Telecommuting is a great business strategy for managing your workforce. There are many benefits to employees that come with taking advantage of a telecommuting program, but what about the benefits for employers? Why should businesses be looking at implementing this avant-garde business arrangement?

Well first we need to ask one question. What exactly is Telecommuting?

Telecommuting is an arrangement between an organization and their employees that allows for work-from-home business practices, normally with the help of video conferencing. Some businesses allow for full-time or part-time telecommuting to take place depending on the employee’s role within the organization. Job specification is integral to deciding if a position is suitable for the work-from-home methodology; however, with 50% of the US workforce fitting the criteria of the work-from-home model organizations can find that much of their workforce is eligible for some form of telecommuting.

So what are the benefits to organizations? Let’s find out.

Keep Your Employees Satisfied and Working for You.

It is predicted that for a salaried employee turnover costs for an organization are anywhere between 6 to 9 months of that employees salary in order to find and train a replacement. Turnover can be a huge problem in some industries and a good way to combat this is through the use of telecommuting. Telecommuting can deliver employees high-levels of flexibility, which is something that a lot of people crave especially younger millennials and employees looking for a life/work balance.

Telecommuting not only provides flexibility to the workforce, but helps build trust between your organization and your teams. Every employee has that one experience that they felt their organization might not have full trust in them. Telecommuting is a great way to show them that you believe in their commitment to the success of the company. Building employee trust by offering them flexible work-from-home opportunities are also a keen incentive for them to want to stay on longer.

Implementing telecommuting helps employees achieve a good work/life balance and builds trust within the organization, allowing you to not only recruit top tier talent but make sure that your time invested in your current talent doesn’t leave you.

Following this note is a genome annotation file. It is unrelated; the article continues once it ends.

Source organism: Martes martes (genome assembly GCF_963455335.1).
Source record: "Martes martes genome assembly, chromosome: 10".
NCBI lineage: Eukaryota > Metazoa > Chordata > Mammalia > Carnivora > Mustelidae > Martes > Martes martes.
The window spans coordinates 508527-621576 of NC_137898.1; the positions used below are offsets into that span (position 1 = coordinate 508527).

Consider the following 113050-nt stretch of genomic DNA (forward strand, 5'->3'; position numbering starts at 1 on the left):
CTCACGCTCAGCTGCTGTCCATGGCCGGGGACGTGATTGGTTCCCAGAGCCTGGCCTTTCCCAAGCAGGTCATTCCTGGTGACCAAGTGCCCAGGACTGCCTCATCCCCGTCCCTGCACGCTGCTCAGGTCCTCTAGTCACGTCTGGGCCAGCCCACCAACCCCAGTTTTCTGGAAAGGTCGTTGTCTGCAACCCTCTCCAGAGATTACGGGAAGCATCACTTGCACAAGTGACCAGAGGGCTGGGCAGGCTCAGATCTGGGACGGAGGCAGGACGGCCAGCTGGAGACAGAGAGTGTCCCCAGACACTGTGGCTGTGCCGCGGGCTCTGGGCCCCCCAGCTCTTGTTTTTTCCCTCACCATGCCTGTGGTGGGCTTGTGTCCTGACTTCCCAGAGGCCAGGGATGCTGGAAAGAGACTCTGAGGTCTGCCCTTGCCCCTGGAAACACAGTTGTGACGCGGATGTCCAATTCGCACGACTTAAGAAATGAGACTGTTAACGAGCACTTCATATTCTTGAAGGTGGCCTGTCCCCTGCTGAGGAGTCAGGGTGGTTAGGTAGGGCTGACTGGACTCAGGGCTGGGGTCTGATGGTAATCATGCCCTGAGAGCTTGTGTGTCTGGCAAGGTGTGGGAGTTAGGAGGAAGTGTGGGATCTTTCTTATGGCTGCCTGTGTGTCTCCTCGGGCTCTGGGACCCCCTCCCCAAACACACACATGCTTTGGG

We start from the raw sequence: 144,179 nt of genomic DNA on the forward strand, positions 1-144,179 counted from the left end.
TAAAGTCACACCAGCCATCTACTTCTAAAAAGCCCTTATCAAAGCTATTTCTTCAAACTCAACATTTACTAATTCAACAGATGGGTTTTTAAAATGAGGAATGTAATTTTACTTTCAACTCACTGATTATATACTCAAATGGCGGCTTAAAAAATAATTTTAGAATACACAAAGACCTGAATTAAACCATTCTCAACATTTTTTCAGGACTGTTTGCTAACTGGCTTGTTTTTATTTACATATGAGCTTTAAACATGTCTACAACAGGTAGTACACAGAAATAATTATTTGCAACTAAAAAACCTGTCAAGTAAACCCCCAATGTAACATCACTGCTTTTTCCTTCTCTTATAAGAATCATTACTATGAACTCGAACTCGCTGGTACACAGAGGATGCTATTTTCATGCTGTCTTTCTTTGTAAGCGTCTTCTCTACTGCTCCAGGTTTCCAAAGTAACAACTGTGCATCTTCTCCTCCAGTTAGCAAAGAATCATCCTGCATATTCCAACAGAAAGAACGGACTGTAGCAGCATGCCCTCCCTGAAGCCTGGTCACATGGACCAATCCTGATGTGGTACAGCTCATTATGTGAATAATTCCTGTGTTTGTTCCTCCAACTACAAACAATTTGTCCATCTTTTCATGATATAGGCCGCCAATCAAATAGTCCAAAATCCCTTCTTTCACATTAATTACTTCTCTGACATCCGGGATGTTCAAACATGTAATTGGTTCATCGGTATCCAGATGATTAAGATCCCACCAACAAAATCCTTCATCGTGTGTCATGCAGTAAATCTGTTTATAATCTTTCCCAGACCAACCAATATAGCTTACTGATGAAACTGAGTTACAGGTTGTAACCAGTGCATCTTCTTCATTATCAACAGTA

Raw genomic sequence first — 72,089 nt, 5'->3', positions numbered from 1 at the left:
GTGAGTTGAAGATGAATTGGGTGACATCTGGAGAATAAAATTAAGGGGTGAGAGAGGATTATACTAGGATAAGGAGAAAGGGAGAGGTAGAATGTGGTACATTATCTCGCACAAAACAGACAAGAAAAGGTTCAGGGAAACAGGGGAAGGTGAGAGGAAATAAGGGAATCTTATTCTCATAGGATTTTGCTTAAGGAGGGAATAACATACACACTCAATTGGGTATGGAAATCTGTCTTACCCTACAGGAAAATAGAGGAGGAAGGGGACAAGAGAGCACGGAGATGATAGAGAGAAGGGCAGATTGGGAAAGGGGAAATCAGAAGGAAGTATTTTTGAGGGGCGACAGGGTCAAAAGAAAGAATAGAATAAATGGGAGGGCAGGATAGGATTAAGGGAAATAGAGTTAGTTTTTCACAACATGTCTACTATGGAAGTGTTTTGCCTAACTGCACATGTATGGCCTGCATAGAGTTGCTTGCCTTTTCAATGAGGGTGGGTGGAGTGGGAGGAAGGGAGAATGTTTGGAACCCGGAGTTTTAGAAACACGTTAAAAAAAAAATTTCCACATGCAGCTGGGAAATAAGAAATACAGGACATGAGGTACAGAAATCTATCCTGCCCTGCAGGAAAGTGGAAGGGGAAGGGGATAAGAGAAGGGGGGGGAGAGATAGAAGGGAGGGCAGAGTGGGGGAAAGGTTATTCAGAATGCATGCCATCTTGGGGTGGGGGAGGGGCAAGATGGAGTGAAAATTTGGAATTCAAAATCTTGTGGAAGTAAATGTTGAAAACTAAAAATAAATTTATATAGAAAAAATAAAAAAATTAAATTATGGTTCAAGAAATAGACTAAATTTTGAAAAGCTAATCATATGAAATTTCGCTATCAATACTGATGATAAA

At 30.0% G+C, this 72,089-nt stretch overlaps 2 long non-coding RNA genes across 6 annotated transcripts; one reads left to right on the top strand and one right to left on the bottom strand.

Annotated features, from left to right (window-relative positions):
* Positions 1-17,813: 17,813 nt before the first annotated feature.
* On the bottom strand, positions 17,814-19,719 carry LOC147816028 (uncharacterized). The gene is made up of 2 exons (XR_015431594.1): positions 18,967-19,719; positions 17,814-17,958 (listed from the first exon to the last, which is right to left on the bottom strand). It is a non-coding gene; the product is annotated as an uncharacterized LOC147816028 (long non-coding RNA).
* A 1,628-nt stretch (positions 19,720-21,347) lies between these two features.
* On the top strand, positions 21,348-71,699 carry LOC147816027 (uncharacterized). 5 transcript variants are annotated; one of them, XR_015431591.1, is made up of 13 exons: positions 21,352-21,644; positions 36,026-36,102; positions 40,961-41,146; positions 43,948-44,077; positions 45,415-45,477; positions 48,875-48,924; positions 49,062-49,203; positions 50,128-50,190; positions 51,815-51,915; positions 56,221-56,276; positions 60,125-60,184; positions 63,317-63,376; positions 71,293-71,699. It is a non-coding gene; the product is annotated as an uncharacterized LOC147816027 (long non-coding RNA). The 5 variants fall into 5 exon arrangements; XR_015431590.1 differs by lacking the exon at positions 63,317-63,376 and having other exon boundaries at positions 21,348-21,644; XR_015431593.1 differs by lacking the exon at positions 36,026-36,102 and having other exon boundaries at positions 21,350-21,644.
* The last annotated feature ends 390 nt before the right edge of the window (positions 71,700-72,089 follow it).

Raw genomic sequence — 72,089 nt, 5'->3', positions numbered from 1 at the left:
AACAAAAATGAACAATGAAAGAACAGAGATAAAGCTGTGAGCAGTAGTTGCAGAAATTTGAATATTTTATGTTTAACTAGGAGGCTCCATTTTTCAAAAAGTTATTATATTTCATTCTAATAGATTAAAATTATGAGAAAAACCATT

You Could See a Drop in Your Operating Costs.

According to Global Workplace Analytics the average savings in real estate from a single telecommuting employee equals out to about 10,000$ per year. Telecommuting is a great way to cut your costs. No longer do you need to ramp up real estate spending to accommodate new hires for the last push of a big project. Telecommuting allows for easy project pushes and expansion in employee numbers without costing a dollar more in real estate costs.

Add on top of this that absenteeism can cost some organizations anywhere from a million dollars or above. Telecommuting allows for an absent employee to still be productive from home and contribute to the organizations goals, even if they’re under the weather or taking care of family matters. Think of the productivity and money you could save if your employees could go from 100% lost productivity to even 50% during absent breaks.

You’re Doing Your Part for the Environment

Telecommuting can help you do your part to fight against climate change. Less people traveling means less carbon emissions being produced. In fact, currently about 3% of the US workforce is telecommuting and working from home. This part of the workforce helps reduce the annual amount of carbon emissions by an outstanding 3.6 million metric tons per year. Imagine what could be achieved by bringing that up to 10%.

Worker Performance and Productivity Can Increase

Many people argue that employees who are work-from-homers are more likely to slack off and accomplish less, but studies looking into the work-from-home movement have come out with some really stunning conclusions on the links between employee productivity and the work-from-home lifestyle.

In a new report conducted by FlexJobs of a survey conducted of a pool of 3,100 workers, 65% believe that they could be more productive working from home rather than from a traditional office location. 75% listed fewer distractions, while 74%, 71%, and 65% listed fewer colleague interruptions, reduced commuting, and reduction of office politics as other top reasons respectively.

James Liang, co-founder and CEO of Ctrip, China's largest travel agency with 16,000 employees, participated in a 2 year research experiment with Stanford University by implementing a work-from-home model in his company’s Shanghai HQ and saw impressive results. The results showed an outstanding productivity boost among telecommuters equivalent to a full day’s work and, additionally, saw attrition rates among employees decrease by 50%.

There still may be some wrinkles in the successful implementation of the work-from-home model, but the jury is far from out and the current research looks to be pointed in a positive direction for this new working trend.

If you are thinking of implementing a work-from-home plan in your business remember to plan out your program in detail so you can offer your employees a program that works well and achieves the success you are looking for.